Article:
Printer Friendly

RESULTS OF PHASE I/II TRIAL ON LM-CD45 REPORTED AT BRITISH TRANSPLANT SOCIETY MEETING

 CAMBRIDGE, U.K., April 7 /PRNewswire/ -- Preliminary analysis of the results of a Phase I/II trial on LM-CD45, a drug for the prevention of acute rejection episodes following organ transplantation were presented to the British Transplant Society meeting April 7, 1993 in Exeter, UK by Dr. Lawrence Goldberg of St. Mary's Hospital, London on behalf of the Anti-CD45 Study Group.
 LM-CD45 is being developed by Cantab Pharmaceuticals (NASDAQ: CNTBY) of Cambridge, U.K., in collaboration with Baxter Healthcare Corporation of Deerfield, Ill. Scientists believe that rejection episodes are caused in part by the kidney's dendritic cells, which carry a protein known as the CD45 antigen. Researchers at Cantab have developed a pair of monoclonal antibodies that bind to the CD45 antigen and are designed to destroy dendritic cells: the drug is used ex-vivo to pretreat the donor kidney prior to transplantation.
 Dr. Goldberg reported that in an open label, safety study of 40 patients from four UK transplant centers, kidneys were pre-treated with LM-CD45 prior to transplantation and maintained at 4 degree celcius for at least 40 minutes. A biopsy was taken to measure antibody uptake using a double labelling immunohistological technique. The patients were followed for three months and the results showed the drug to be safe. There were no patient deaths, though four kidneys were lost: one from unremitting rejection; one from failure of reperfusion at the time of the transplant, probably due to pre-existing renal disease in the donor; and two from a thrombosis of the renal artery, (one of which was mechanical in aetiology). Only two patients had an antibody response to rat immunoglobulin (HARA) and one of these had HARA activity prior to treatment.
 Of the 40 transplants in the trial, 30 were analyzed for uptake of LM-CD45 by the donor kidney and the incidence of rejection episodes. There was a significant correlation (p.<0.05) between uptake and reduction in the number of acute rejection episodes. Eighteen of these patients received kidneys with high antibody uptake (defined as 95 percent or more of the cortical dendritic cells marked with LM-CD45) and of those, 4 (22 percent) experienced rejection episodes. Of the remaining 12 patients, 9 (75 percent) had episodes of rejection.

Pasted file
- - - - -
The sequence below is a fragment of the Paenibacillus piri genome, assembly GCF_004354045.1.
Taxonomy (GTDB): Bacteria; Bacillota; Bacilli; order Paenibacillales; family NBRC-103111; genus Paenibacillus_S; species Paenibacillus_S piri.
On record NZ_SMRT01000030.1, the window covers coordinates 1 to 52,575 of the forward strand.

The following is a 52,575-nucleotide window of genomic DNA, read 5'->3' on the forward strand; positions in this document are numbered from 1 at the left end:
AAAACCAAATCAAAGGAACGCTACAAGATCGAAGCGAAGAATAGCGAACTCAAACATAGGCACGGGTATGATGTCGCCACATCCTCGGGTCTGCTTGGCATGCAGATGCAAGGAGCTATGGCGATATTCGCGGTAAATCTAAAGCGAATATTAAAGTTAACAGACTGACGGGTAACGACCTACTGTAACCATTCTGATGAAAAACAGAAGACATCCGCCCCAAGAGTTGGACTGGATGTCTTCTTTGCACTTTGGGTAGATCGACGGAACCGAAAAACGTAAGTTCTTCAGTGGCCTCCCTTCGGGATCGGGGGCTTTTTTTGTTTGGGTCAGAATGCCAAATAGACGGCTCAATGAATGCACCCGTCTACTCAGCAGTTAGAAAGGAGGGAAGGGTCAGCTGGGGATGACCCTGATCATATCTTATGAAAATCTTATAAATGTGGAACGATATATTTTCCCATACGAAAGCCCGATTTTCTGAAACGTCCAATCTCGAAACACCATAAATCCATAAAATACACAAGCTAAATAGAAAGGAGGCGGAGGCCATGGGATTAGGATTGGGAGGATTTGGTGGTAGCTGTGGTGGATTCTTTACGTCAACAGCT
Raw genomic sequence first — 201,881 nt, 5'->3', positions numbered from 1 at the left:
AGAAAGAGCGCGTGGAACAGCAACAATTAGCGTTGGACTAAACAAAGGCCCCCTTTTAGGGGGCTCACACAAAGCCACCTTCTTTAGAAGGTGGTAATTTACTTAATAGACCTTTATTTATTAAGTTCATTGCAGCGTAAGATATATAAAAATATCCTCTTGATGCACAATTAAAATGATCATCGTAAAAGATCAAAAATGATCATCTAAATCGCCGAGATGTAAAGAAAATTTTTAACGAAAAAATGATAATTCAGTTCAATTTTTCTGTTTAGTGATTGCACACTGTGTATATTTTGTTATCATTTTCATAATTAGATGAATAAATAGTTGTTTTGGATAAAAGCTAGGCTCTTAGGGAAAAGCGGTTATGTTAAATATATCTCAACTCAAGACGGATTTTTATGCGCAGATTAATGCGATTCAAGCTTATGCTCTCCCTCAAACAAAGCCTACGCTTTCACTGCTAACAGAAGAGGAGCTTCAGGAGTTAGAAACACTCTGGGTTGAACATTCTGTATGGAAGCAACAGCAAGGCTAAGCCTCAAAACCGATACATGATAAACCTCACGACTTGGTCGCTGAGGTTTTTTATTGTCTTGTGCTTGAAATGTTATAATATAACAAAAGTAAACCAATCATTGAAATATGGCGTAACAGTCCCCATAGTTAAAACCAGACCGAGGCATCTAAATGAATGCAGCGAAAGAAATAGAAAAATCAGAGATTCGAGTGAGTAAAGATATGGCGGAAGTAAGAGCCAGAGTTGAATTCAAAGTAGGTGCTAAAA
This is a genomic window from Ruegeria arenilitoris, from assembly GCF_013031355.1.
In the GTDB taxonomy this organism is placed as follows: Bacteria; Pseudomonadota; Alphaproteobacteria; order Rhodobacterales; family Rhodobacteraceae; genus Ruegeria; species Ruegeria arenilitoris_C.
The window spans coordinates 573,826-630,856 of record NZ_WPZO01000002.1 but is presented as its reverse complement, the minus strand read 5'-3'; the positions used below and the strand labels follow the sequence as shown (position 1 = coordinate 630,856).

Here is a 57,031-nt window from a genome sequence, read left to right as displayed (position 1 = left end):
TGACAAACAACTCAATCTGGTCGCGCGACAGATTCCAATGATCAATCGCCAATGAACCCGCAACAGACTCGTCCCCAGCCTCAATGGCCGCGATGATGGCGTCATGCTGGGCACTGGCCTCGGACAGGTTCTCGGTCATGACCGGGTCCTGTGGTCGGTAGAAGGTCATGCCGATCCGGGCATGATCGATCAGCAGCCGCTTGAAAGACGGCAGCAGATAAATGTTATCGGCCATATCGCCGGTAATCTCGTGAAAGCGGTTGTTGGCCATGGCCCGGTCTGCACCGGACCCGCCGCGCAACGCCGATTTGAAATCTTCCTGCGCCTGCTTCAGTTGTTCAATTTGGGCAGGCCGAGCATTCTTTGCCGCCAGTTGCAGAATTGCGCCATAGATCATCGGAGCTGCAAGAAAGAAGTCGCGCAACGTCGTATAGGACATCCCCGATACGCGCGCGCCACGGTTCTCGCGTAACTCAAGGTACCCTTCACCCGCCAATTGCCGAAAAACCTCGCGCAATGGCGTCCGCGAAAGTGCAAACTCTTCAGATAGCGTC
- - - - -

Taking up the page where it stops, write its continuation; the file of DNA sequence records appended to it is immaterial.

Dr. Goldberg reported that the clinical trials of LM-CD45 will continue in 1993 with Phase II/III program, as is normal is drug development, to determine methods of optimizing uptake of the antibody and to confirm the safety and efficacy of LM-CD45 in preventing episodes of acute rejection following kidney transplantation in larger patient groups.
 -0- 4/7/93
 /CONTACT: Paul Haycock, M.D., Cantab Pharmaceuticals plc, (United Kingdom) 011-44-223-423413, or Anthony Russo, Ph.D. of Noonan/Russo Communications, 212-979-9180, for Cantab Pharmaceuticals plc/
 (CNTBY)


CO: Cantab Pharmaceuticals plc ST: IN: MTC SU:

AH-OS -- NY020 -- 3731 04/07/93 10:58 EDT
COPYRIGHT 1993 PR Newswire Association LLC
No portion of this article can be reproduced without the express written permission from the copyright holder.
Copyright 1993 Gale, Cengage Learning. All rights reserved.

Article Details
Printer friendly Cite/link Email Feedback
Publication:PR Newswire
Date:Apr 7, 1993
Words:470
Previous Article:PNM SETTLES SUITS WITH GAS PRODUCERS
Next Article:PACIFIC ASIA TECHNOLOGIES APPOINTS KNOWLES CHAIRMAN OF THE BOARD
Topics:


Related Articles
RESULTS OF PHASE I/II TRIALS USING IMMUNOGEN'S ONCOLYSIN B SHOW POTENTIAL FOR PREVENTING RELAPSE IN CANCER PATIENTS
BAXTER, CANTAB SUCCESSFULLY COMPLETE PHASE I/II TRIALS FOR DRUG THAT REDUCES REJECTION IN ORGAN TRANSPLANTS
CANTAB REPORTS THE START OF A CLINICAL TRIAL CONDUCTED BY THE UNIVERSITY OF WALES COLLEGE OF MEDICINE FOR CERVICAL CANCER
AutoImmune Provides Update of Clinical Trial Programs for Oral Tolerance Pharmaceuticals
BioTransplant and MedImmune Report Phase II Results of BTI-322 to Treat Graft-versus-host Disease in Transplant Patients
AnorMED receives orphan drug designation new agent in stem cell transplants for cancer patients.

Terms of use | Copyright © 2016 Farlex, Inc. | Feedback | For webmasters